Front Page Titles (by Subject) CHAPTER III.: THAT THE FRENCH REVOLUTION, THOUGH POLITICAL, PURSUED THE SAME COURSE AS A RELIGIOUS REVOLUTION, AND WHY. - The Old Regime and the Revolution
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CHAPTER III.: THAT THE FRENCH REVOLUTION, THOUGH POLITICAL, PURSUED THE SAME COURSE AS A RELIGIOUS REVOLUTION, AND WHY. - Alexis de Tocqueville, The Old Regime and the Revolution 
The Old Regime and the Revolution, trans John Bonner (New York: Harper & Brothers, 1856).
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THAT THE FRENCH REVOLUTION, THOUGH POLITICAL, PURSUED THE SAME COURSE AS A RELIGIOUS REVOLUTION, AND WHY.
ALL political and civil revolutions have been confined to a single country. The French Revolution had no country; one of its leading effects appeared to be to efface national boundaries from the map. It united and divided men, in spite of law, traditions, characters, language; converted enemies into fellow-countrymen, and brothers into foes; or, rather, to speak more precisely, it created, far above particular nationalities, an intellectual country that was common to all, and in which every human creature could obtain rights of citizenship.
No similar feature can be discovered in any other political revolution recorded in history. But it occurs in certain religious revolutions. Therefore those who wish to examine the French Revolution by the light of analogy must compare it with religious revolutions.
Schiller observes with truth, in his History of the Thirty Years’ War, that one striking effect of the Reformation was that it led to sudden alliances and warm friendships among nations which hardly knew each other. Frenchmen were seen, for instance, fighting against Frenchmen, with Englishmen in their ranks. Men born on distant Baltic shores marched down into the heart of Germany to protect Germans of whom they had never heard before. All the foreign wars of the time partook of the nature of civil wars; in all the civil wars foreigners bore arms. Old interests were forgotten in the clash of new ones; questions of territory gave way to questions of principle. All the old rules of politics and diplomacy were at fault, to the great surprise and grief of the politicians of the day. Precisely similar were the events which followed 1789 in Europe.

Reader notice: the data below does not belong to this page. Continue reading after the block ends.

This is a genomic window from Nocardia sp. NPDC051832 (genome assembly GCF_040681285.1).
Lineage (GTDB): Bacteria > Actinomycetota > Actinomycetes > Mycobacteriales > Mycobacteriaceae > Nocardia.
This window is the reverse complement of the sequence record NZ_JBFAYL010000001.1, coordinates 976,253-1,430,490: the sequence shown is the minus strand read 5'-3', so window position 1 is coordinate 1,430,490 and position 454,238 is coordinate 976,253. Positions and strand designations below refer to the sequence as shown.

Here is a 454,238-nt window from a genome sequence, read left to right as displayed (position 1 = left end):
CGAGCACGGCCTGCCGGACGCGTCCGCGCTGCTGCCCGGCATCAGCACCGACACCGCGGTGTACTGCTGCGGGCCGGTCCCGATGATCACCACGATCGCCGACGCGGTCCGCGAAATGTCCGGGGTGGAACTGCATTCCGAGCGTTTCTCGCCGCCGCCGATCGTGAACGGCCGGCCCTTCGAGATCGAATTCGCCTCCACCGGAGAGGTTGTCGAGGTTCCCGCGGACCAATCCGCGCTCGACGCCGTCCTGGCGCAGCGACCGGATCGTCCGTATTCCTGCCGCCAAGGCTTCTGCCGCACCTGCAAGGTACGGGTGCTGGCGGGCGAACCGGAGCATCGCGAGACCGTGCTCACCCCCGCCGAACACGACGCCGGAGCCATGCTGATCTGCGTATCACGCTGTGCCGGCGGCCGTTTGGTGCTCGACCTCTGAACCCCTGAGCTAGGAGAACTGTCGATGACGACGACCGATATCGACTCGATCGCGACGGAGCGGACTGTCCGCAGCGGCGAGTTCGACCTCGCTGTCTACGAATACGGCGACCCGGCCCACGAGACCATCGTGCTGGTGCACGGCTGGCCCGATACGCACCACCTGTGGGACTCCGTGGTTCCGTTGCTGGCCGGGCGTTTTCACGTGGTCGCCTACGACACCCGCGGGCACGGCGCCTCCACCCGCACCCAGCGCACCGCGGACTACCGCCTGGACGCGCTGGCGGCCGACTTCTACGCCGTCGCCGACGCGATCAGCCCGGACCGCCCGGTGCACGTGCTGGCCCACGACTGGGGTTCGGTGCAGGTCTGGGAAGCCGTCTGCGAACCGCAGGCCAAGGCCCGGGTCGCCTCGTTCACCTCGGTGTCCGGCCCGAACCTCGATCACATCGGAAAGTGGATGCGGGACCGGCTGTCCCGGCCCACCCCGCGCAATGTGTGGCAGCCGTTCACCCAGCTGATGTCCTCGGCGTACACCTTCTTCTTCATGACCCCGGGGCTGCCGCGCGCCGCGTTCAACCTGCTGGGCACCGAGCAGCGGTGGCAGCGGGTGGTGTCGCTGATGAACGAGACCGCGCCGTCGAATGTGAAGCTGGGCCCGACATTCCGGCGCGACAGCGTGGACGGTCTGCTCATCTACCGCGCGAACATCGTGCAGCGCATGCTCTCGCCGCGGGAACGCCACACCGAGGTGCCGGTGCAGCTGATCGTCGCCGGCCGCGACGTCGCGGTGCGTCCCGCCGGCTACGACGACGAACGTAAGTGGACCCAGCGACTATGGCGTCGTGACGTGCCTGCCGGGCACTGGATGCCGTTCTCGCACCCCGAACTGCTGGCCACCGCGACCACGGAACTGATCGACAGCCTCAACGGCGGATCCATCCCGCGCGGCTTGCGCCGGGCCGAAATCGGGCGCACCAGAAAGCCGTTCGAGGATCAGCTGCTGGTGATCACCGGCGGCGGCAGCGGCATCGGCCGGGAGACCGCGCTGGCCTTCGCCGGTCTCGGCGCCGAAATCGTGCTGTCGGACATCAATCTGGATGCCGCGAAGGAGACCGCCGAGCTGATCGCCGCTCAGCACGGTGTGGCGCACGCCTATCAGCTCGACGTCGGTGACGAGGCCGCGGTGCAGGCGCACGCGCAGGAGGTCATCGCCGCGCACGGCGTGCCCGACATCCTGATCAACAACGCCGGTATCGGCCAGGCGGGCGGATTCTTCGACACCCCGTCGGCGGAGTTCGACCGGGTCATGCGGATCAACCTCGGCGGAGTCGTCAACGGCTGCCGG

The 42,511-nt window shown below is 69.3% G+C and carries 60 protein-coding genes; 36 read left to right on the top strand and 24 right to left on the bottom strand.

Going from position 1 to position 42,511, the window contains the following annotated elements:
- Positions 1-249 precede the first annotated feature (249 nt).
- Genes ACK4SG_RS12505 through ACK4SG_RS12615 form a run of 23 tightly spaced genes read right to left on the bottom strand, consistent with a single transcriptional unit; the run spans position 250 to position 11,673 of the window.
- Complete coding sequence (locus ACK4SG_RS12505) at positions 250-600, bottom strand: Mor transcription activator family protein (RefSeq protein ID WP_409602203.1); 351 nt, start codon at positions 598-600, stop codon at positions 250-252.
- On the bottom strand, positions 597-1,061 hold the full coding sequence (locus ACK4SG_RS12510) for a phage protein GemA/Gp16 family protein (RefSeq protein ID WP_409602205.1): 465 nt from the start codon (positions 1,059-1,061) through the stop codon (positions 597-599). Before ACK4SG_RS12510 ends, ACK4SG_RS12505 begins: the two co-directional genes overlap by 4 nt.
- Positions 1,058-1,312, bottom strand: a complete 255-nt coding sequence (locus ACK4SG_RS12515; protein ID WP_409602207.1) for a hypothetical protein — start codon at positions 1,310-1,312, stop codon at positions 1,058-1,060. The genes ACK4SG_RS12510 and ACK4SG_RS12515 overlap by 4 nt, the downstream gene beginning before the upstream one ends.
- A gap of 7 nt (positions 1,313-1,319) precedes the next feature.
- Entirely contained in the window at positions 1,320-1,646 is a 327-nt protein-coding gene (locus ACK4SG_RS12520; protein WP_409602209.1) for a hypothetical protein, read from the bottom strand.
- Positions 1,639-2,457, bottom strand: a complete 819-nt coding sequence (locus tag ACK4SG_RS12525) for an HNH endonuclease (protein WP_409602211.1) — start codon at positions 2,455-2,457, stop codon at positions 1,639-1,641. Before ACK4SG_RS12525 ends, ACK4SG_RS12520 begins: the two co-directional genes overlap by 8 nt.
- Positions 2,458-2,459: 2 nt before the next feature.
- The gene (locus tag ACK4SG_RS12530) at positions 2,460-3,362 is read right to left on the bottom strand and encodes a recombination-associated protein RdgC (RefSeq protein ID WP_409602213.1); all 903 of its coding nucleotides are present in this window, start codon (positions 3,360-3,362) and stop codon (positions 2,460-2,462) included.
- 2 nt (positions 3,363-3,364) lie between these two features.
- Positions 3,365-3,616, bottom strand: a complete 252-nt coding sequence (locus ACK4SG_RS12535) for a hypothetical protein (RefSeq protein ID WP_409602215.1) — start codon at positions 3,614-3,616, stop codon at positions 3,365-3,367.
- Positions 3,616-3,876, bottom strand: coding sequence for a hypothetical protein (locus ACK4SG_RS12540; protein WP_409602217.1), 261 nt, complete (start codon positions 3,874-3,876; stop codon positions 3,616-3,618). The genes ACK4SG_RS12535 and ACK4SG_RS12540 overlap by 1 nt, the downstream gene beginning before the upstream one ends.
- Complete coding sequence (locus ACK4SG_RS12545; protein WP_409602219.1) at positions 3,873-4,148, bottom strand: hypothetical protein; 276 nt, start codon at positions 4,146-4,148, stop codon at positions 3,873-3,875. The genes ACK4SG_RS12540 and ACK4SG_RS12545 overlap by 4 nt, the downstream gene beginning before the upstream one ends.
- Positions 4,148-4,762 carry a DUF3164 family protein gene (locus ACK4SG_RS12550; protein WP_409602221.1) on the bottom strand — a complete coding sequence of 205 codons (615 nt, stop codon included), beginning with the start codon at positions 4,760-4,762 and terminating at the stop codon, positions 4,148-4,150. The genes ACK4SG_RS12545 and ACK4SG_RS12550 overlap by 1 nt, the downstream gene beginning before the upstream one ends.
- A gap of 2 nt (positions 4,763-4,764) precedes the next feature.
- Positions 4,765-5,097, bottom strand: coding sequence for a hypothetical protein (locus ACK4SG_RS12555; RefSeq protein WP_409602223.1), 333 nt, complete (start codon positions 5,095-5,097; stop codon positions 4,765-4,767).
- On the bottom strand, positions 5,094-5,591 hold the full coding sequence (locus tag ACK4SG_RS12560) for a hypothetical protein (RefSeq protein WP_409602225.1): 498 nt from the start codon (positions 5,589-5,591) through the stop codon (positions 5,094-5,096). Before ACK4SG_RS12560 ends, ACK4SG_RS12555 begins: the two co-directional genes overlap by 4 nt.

The French Revolution, though political, assumed the guise and tactics of a religious revolution. Some further points of resemblance between the two may be noticed. The former not only spread beyond the limits of France, but, like religious revolutions, spread by preaching and propagandism. A political revolution, which inspired proselytism, and whose doctrines were preached abroad with as much warmth as they were practiced at home, was certainly a new spectacle, the most strikingly original of all the novelties which were presented to the world by the French Revolution. But we must not stop here. Let us go further, and try to discover whether these parallel results did not flow from parallel causes.
Religions commonly affect mankind in the abstract, without allowance for additions or changes effected by laws, customs, or national traditions. Their chief aim is to regulate the concerns of man with God, and the reciprocal duties of men toward each other, independently of social institutions. They deal, not with men of any particular nation or any particular age, but with men as sons, fathers, servants, masters, neighbors. Based on principles essential to human nature, they are applicable and suited to all races of men. Hence it is that religious revolutions have swept over such extensive areas, and have rarely been confined, as political revolutions have, to the territory of one people, or even one race; and the more abstract their character, the wider they have spread, in spite of differences of laws, climate, and race.